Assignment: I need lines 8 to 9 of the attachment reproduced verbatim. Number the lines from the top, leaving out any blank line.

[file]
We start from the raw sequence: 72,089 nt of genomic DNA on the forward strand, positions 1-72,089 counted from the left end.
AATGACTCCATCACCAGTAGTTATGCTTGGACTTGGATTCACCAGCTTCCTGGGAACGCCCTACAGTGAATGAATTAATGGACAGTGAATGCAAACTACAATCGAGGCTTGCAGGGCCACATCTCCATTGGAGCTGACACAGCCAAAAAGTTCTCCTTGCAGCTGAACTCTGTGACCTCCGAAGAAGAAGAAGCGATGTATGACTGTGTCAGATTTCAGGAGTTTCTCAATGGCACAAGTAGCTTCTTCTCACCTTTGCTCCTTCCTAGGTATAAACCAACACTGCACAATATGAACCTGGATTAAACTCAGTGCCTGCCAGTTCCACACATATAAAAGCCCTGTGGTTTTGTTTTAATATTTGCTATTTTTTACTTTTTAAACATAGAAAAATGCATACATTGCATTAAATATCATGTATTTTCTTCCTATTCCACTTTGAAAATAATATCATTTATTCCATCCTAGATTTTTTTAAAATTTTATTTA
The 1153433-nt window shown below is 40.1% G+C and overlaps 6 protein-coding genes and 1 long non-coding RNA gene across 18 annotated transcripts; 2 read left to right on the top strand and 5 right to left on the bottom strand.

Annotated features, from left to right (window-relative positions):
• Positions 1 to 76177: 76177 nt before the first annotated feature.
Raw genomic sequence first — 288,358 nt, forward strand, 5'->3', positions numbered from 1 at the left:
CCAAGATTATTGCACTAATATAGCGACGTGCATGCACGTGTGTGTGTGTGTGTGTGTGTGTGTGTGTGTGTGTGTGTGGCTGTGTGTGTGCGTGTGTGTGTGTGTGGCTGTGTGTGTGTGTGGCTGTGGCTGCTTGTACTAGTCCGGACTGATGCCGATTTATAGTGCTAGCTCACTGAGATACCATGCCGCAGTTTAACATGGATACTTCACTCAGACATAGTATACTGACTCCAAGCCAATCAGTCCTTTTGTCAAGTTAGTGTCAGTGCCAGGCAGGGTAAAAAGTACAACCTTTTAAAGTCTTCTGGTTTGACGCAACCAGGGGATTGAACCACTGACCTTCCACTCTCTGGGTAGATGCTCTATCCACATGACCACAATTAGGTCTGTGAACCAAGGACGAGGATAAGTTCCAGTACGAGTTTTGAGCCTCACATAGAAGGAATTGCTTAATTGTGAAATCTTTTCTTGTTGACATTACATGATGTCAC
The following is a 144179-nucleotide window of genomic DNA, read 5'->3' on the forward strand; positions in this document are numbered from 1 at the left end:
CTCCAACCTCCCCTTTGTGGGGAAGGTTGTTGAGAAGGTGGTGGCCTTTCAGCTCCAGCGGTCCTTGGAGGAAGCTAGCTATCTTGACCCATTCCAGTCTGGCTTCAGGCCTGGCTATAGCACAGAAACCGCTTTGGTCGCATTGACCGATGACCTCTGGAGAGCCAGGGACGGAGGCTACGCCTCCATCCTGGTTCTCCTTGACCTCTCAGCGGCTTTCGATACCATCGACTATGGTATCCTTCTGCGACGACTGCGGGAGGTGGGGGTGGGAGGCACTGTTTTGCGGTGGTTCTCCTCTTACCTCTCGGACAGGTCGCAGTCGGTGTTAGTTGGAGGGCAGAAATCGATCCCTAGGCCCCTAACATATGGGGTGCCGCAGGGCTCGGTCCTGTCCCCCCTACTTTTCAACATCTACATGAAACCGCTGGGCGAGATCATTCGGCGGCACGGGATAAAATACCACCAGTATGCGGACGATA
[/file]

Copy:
The following is a 144179-nucleotide window of genomic DNA, read 5'->3' on the forward strand; positions in this document are numbered from 1 at the left end:
CTCCAACCTCCCCTTTGTGGGGAAGGTTGTTGAGAAGGTGGTGGCCTTTCAGCTCCAGCGGTCCTTGGAGGAAGCTAGCTATCTTGACCCATTCCAGTCTGGCTTCAGGCCTGGCTATAGCACAGAAACCGCTTTGGTCGCATTGACCGATGACCTCTGGAGAGCCAGGGACGGAGGCTACGCCTCCATCCTGGTTCTCCTTGACCTCTCAGCGGCTTTCGATACCATCGACTATGGTATCCTTCTGCGACGACTGCGGGAGGTGGGGGTGGGAGGCACTGTTTTGCGGTGGTTCTCCTCTTACCTCTCGGACAGGTCGCAGTCGGTGTTAGTTGGAGGGCAGAAATCGATCCCTAGGCCCCTAACATATGGGGTGCCGCAGGGCTCGGTCCTGTCCCCCCTACTTTTCAACATCTACATGAAACCGCTGGGCGAGATCATTCGGCGGCACGGGATAAAATACCACCAGTATGCGGACGATA